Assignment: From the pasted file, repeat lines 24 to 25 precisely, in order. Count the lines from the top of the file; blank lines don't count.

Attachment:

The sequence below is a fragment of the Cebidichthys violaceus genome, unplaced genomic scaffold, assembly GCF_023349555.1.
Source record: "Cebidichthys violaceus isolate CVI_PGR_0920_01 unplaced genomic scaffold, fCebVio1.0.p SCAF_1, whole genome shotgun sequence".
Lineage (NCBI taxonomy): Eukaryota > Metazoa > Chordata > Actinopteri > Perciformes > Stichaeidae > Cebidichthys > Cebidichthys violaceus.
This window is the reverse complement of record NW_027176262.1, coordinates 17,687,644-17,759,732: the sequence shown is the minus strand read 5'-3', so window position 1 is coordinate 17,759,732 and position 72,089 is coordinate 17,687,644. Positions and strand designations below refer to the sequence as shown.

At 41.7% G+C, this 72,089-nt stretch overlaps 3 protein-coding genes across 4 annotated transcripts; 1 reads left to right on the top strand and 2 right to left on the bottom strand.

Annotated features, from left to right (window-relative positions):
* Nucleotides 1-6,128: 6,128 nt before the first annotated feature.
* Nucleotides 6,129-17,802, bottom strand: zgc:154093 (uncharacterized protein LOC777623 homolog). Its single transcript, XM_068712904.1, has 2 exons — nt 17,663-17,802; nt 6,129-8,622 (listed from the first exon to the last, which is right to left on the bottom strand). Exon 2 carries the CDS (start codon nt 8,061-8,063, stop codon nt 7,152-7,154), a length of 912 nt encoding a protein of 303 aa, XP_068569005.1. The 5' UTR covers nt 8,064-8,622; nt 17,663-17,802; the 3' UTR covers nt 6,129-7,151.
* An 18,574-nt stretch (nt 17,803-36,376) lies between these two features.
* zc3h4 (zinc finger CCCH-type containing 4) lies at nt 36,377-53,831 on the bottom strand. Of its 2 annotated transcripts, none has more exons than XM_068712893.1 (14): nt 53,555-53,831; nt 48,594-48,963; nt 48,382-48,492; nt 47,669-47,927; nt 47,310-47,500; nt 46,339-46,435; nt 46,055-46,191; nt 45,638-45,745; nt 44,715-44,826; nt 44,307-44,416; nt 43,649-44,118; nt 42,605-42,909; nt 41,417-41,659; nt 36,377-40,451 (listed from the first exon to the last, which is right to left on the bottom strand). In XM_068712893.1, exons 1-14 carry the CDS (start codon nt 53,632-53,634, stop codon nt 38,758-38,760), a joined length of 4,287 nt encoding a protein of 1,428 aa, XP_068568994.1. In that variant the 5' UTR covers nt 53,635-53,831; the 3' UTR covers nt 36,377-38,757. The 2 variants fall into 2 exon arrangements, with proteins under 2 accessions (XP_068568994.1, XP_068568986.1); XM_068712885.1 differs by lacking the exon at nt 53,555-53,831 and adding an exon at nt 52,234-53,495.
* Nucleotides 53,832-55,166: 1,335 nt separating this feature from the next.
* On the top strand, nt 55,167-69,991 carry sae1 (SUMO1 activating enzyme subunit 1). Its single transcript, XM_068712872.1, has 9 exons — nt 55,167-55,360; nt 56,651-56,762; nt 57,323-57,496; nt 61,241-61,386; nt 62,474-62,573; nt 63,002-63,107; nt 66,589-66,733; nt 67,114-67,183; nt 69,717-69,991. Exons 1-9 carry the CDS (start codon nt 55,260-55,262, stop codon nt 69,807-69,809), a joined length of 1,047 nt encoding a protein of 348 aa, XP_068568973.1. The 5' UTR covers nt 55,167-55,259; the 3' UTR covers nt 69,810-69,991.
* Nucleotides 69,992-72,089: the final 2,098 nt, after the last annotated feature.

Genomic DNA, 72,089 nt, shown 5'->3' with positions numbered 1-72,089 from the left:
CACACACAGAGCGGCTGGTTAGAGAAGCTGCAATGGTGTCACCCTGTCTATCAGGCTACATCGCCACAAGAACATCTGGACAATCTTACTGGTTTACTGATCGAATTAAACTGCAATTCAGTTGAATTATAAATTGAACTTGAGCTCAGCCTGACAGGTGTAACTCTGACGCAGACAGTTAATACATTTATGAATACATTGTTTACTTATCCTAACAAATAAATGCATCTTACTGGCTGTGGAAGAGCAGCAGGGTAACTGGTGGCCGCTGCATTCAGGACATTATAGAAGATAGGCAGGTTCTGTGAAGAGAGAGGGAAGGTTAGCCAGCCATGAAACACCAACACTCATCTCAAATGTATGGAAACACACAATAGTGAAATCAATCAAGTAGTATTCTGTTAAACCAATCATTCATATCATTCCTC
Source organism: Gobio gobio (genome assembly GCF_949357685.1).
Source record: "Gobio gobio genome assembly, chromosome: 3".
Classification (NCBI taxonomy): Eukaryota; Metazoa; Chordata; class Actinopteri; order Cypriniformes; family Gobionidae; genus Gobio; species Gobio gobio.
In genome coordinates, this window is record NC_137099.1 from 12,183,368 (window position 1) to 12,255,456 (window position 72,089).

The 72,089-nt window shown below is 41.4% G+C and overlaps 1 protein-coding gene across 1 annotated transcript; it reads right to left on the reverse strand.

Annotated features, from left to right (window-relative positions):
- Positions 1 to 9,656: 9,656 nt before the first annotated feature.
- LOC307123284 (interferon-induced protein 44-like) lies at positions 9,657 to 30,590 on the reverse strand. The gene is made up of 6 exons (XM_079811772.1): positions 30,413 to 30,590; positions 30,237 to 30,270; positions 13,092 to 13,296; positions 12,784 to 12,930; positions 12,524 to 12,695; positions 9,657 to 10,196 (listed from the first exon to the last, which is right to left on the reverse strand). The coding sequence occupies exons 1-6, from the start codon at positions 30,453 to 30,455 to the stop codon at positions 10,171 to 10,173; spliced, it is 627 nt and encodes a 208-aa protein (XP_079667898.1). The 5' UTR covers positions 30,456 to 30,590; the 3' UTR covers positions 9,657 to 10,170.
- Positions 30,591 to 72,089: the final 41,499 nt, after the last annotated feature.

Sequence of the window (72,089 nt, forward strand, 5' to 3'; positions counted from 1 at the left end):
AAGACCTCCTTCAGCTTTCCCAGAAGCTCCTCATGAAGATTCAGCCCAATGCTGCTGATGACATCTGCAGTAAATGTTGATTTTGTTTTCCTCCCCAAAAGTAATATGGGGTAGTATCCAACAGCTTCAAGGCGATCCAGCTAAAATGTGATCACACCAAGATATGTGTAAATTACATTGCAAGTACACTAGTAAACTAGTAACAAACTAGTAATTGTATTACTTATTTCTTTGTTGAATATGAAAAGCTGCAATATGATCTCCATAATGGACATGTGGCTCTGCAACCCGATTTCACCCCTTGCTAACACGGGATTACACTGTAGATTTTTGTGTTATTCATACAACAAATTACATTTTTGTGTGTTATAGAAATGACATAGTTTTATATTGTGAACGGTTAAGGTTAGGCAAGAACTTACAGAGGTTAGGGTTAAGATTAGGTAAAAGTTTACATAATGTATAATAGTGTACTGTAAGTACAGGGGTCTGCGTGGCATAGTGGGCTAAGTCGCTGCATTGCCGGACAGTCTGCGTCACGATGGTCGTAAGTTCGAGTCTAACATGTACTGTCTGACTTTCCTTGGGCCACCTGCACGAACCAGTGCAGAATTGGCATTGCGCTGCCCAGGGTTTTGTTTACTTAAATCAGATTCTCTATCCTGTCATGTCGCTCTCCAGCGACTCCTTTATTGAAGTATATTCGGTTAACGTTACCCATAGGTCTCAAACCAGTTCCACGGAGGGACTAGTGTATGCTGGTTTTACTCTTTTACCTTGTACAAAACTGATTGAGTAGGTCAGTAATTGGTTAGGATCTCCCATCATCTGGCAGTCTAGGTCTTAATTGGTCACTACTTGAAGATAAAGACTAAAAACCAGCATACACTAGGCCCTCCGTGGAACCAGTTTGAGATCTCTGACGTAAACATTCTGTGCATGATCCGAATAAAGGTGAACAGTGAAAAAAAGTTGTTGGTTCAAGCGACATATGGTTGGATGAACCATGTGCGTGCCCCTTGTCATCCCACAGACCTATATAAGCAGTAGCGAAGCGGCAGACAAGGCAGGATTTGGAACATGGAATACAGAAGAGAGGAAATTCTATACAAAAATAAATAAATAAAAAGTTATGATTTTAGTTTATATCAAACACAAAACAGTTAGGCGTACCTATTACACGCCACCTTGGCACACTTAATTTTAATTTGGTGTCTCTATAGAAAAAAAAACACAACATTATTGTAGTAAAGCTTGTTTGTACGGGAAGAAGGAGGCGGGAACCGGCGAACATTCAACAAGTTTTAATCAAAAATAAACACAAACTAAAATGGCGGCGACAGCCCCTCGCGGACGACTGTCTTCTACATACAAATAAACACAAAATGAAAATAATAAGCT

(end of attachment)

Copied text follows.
- Positions 30,591 to 72,089: the final 41,499 nt, after the last annotated feature.

Sequence of the window (72,089 nt, forward strand, 5' to 3'; positions counted from 1 at the left end):